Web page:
Believe it or not, maybe you aren't the clearest communicator, and you may or may not be aware, but intention isn't always easy to pick up on line. I trust that your intention is good, but your approach is kinda antagonistic, just saying.

foxdawg10 06-08-2021 09:47 PM

Quote:

Originally Posted by glassila (Post 3726497)
For good athletes in all sports the brain factors dozens of variables instantly, “without thinking”. It doesn't go through a “check list”...it just happens.

What kind of grass?
Recently mowed?
How much grass?
Type of soil?
Wind?
Type of plastic?
Landing angle?
Landing topography?
Shade or sun?
Wet or dry grass?
Wet or dry soil?
Roots?
Rocks?

^ I couldn't have said it better myself.

txmxer 06-08-2021 10:27 PM

Quote:

Originally Posted by foxdawg10 (Post 3726767)
C'mon man, why do you have to keep going here. We can go around in circles, but I have some laundry and vacumming to do.

Believe it or not, maybe you aren't the clearest communicator, and you may or may not be aware, but intention isn't always easy to pick up on line. I trust that your intention is good, but your approach is kinda antagonistic, just saying.

Not saying this to be a dick, but I did not read that he was claiming to be better than you or insulting you in that post.



JMO.

foxdawg10 06-08-2021 10:39 PM

Quote:

Originally Posted by txmxer (Post 3726782)
Not saying this to be a dick, but I did not read that he was claiming to be better than you or insulting you in that post.



JMO.

Thank you for your feedback. I really didn't take it personally. I was more busting his chops for trying to comparing himself to the greats, lolol.

DanJon 06-09-2021 12:53 AM

Quote:

Originally Posted by foxdawg10 (Post 3726459)
Define experienced. I play with some guys who have been in the game 20+ years with decent ratings, and have never heard these variables mentioned, except when the situation called for it. Sun and shade? Sounds like grandmasters golf, lol. I'm not discounting these variables and maybe I just subconsciously take this into account, but by no means is it a checklist.


I know that I always announce what I'm thinking to the group before I throw.

robdeforge 06-09-2021 06:40 AM

classic brodie, randomly shows up in the comment section of a reddit post about a tweet of his and digs the hole wayyyyy deeper

https://www.reddit.com/r/discgolf/co...golf_politics/

jakebake91 06-09-2021 09:18 AM

Quote:

Originally Posted by robdeforge (Post 3726829)
classic brodie, randomly shows up in the comment section of a reddit post about a tweet of his and digs the hole wayyyyy deeper

https://www.reddit.com/r/discgolf/co...golf_politics/

I can't seem to see what Brodie said..... anybody give a quick recap? I can only imagine based on the post in question....

robdeforge 06-09-2021 09:29 AM

Quote:

Originally Posted by jakebake91 (Post 3726841)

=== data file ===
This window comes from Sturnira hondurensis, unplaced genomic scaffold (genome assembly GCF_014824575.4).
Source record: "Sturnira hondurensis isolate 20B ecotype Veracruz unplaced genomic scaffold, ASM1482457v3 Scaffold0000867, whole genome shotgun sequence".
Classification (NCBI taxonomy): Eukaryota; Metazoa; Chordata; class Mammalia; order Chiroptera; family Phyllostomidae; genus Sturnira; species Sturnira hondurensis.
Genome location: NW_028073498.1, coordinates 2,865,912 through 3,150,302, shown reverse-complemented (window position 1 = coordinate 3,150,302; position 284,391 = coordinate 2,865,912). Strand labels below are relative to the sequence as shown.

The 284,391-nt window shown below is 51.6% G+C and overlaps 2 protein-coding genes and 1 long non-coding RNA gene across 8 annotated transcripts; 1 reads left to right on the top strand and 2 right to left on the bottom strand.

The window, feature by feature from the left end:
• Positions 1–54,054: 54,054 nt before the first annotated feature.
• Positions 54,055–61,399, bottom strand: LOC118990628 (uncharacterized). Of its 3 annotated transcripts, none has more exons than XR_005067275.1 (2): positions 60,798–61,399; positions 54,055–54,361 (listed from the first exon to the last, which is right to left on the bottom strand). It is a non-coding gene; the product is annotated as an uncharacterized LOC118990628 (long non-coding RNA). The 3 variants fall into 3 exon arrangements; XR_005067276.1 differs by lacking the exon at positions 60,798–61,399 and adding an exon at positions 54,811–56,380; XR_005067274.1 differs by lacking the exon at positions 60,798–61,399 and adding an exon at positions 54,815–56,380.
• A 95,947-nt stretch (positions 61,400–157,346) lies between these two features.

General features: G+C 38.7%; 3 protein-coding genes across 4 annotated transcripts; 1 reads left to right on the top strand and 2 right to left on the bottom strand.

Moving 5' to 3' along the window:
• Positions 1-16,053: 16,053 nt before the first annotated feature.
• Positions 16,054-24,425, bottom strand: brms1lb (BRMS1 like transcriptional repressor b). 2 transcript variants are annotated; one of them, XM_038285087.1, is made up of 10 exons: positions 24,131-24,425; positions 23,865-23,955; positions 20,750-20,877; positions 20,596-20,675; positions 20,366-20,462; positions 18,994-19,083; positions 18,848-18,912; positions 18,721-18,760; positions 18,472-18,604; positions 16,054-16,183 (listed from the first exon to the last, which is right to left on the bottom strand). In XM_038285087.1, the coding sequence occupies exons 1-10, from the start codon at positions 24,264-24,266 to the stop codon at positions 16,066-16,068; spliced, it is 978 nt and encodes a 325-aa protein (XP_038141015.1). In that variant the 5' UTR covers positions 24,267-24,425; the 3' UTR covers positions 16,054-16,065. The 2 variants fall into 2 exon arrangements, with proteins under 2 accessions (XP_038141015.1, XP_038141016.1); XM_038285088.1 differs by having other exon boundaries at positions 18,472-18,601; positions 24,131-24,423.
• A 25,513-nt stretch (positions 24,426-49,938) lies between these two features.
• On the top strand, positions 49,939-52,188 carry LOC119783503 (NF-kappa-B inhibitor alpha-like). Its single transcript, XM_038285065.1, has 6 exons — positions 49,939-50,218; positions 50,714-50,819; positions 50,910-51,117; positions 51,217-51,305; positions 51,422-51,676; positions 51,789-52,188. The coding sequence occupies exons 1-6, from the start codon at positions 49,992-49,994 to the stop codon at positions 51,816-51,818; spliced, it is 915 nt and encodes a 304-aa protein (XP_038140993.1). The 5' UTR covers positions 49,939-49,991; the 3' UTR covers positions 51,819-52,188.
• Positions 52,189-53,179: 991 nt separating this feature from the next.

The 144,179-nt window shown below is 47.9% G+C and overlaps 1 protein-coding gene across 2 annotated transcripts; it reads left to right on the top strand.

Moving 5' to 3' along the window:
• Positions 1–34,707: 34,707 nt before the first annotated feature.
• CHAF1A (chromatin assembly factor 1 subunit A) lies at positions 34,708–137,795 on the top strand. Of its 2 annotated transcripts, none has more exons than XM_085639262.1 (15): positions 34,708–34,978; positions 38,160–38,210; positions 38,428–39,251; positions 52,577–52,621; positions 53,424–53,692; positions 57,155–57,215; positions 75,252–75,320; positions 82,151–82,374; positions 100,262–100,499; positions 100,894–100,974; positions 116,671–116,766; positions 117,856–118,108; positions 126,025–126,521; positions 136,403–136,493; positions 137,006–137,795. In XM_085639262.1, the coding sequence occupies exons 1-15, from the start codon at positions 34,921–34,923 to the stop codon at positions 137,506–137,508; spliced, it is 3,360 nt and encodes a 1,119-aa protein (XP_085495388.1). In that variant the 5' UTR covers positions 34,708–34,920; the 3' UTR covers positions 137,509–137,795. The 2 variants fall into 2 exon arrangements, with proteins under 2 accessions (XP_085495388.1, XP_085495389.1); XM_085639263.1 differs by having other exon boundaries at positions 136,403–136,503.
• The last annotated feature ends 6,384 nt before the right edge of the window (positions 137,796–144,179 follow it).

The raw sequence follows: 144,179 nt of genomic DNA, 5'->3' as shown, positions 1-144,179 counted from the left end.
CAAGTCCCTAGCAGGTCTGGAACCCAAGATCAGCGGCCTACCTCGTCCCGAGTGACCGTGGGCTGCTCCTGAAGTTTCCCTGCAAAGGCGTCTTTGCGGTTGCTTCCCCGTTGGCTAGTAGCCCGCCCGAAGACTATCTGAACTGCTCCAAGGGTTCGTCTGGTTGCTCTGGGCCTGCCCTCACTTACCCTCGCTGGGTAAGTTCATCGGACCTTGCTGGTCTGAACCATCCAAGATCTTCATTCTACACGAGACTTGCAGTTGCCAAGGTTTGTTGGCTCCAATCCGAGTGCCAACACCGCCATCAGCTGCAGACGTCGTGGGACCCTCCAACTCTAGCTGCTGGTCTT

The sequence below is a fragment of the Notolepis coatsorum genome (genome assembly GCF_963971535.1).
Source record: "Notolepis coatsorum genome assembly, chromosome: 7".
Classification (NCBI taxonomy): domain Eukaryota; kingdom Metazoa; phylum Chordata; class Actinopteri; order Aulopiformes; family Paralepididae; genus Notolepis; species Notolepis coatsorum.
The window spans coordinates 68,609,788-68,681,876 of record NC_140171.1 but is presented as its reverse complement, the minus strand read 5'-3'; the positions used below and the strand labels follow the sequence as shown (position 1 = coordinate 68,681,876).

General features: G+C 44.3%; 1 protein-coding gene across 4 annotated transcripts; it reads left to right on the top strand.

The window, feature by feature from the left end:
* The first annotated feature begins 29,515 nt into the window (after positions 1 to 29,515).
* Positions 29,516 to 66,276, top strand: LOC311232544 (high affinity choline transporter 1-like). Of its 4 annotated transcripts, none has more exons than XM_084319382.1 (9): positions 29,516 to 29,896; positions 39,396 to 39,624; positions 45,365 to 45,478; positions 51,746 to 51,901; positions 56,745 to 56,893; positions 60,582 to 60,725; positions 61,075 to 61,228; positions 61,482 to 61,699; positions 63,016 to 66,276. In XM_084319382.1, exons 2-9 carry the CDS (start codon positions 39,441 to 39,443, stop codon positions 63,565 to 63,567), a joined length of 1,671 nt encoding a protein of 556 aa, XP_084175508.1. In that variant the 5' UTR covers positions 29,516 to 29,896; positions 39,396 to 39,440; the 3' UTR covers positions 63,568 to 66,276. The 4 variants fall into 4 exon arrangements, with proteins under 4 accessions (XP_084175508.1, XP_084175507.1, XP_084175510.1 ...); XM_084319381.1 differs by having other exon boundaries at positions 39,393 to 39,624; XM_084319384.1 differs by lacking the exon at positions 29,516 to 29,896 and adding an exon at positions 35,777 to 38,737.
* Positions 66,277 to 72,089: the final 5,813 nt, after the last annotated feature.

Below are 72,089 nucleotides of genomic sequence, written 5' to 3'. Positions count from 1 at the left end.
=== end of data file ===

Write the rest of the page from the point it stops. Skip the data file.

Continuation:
I can't seem to see what Brodie said..... anybody give a quick recap? I can only imagine based on the post in question....

he's user GBtwin21 in the replies

bs: This also wasn’t a post about politics. It was more directed towards sports. Saw a lot of people making excuses for why they haven’t done something yet.

op: Even with sports, privilege absolutely comes into play. Overcoming adversity is great to advocate for. Telling people without certain inherent advantages that they're "soft" for not succeeding is kinda wack...

bs: This is pretty motivating. Maybe I should have just tweeted this out https://youtu.be/XKDdU5XSMe8

op: Hahahahahaha ok. This video is hilarious. Again yeah that's cool to like.. Encourage people to exercise more but show that **** to a poor kid living on the street who's dream is to play basketball... But he's gotta work after school so he can't join the team, or his parents aren't there and no one else wants to help him. Personal responsibility is super important but not everything boils down to, "TRY HARDER MOTHER****ER OR YOU DON'T DESERVE TO WIN."

My point is other people being more successful in whatever sense you want to consider success can absolutely be excused by knowing that they have more advantages/privileges.

bs: https://www.gamedaynews.com/athletes...ios=1&safari=1

My point I was trying to make was to stop making excuses or stop listening to people that tell you, you can’t do something.

op: I get the point. I don't think you conveyed it well. Seems like I'm not the only one.

I think for some people it comes off similar to people who look at a homeless person and just assume they didn't work hard enough.

bs: Not really understanding your example. I would guess most homeless people got in that situation from bad choices.

Barefoot744 06-09-2021 09:40 AM

There seems to be some major internet meltdown over;

"The only person who can stop you from reaching your goals is you." (wish a clip video from the Portland Open)